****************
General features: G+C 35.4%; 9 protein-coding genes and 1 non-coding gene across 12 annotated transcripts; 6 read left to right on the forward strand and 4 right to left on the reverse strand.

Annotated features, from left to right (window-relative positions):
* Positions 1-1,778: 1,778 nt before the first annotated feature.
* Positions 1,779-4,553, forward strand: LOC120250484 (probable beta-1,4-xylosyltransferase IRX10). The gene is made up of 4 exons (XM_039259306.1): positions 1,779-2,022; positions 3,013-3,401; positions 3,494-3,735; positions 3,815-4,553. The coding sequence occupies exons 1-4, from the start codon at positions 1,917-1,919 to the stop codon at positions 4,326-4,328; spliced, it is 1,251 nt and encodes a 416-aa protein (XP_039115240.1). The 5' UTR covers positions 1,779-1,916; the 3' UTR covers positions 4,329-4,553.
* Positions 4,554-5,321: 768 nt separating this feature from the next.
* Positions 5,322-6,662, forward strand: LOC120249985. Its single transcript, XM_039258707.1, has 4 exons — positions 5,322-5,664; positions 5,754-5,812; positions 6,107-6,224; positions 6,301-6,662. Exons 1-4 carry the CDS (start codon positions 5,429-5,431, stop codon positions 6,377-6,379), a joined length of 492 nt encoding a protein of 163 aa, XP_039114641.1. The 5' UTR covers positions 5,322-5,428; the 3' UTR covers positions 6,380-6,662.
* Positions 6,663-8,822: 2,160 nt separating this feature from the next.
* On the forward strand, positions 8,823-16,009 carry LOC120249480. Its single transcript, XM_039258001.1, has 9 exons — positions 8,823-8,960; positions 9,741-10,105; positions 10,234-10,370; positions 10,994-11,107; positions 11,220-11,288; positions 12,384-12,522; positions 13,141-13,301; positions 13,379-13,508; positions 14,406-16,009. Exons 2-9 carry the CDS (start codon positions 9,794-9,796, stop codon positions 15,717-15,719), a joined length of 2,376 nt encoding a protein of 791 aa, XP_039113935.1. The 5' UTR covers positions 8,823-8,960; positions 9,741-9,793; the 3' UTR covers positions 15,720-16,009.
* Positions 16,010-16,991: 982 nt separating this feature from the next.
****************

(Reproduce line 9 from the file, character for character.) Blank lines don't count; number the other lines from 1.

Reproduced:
* Positions 16,010-16,991: 982 nt separating this feature from the next.